NLN Research Project

Focusing on simulation in nursing education

The latest update on the project can be found in the Research section of the NLN website at the Simulation Study Project. The appendix of this report includes a comprehensive bibliography of articles on simulation.


Alliance between NLN and Laerdal to support Nursing Education Research


In February of 2003, the National League for Nursing (NLN) announced a new alliance with Laerdal to support vitally important nursing education research. Laerdal awarded the NLN a three-year, $375,000 grant to support a national, multi-site, multi-method project to develop and test models using simulation to promote student learning in nursing.

Laerdal’s grant enabled eight NLN-member schools to participate in the research. Those sites selected were:

  • University of Virginia – Charlottesville, VA
  • University of Southern Maine – Portland, MA
  • Community College of Southern Nevada – Las Vegas, NV
  • Case Western Reserve University – Cleveland, OH
  • The Washington Hospital School of Nursing –  Washington, PA
  • University of Maryland – Baltimore, MD
  • Tulsa Community College – Tulsa, OK
  • Texas Tech Health Science Center – Lubbock, TX
  • Dr. Pam Jeffries of the Indiana University School of Nursing was named Project Coordinator.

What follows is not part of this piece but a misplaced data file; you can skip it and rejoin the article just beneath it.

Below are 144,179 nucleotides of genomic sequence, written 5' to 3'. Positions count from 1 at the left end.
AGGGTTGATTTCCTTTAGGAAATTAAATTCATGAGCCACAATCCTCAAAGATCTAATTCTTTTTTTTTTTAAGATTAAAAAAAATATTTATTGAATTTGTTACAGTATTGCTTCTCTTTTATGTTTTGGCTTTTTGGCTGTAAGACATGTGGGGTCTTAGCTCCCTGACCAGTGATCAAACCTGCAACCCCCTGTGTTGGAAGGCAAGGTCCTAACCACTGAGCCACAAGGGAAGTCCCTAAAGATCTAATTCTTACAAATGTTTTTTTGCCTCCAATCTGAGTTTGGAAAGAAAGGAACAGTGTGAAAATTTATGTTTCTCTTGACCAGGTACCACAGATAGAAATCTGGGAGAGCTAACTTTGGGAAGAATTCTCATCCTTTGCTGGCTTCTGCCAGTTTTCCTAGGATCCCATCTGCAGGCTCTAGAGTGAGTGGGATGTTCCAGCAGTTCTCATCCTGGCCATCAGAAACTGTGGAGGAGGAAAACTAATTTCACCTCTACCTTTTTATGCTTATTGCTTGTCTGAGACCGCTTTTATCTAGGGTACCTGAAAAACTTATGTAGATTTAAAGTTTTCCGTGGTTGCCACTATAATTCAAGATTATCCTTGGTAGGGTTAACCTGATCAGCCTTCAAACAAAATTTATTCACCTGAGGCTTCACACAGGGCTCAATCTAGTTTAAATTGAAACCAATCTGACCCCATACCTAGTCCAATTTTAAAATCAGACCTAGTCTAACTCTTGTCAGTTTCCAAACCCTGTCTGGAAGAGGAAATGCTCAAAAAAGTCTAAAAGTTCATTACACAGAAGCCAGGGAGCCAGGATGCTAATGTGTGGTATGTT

Through this initiative, the project sites have been developing innovative uses of simulation in teaching nursing care of ill adults and children. Laerdal’s SimMan® is one of the simulation technologies used to enhance student learning, but schools also used and studied the effectiveness of other approaches and simulation tools.

    Schools have been documenting student outcomes of learning through simulation, specifically, the extent to which different simulation models affect students’ critical thinking skills, level of self-confidence/anxiety, and knowledge.

    The results of their findings are being released in the fall of 2006.

    The National League for Nursing is the only national organization that represents the nursing workforce at all levels of education and practice. For 110 years, NLN has been dedicated to preparing nurses to meet the needs of a changing health care environment. NLN provides opportunities for the professional development of nursing faculty to advance quality nursing education. In addition to competency tests and measurements, and other educational products, NLN serves as a repository of databases, information, and benchmarking related to nursing education.

    For more information about the NLN, visit their website at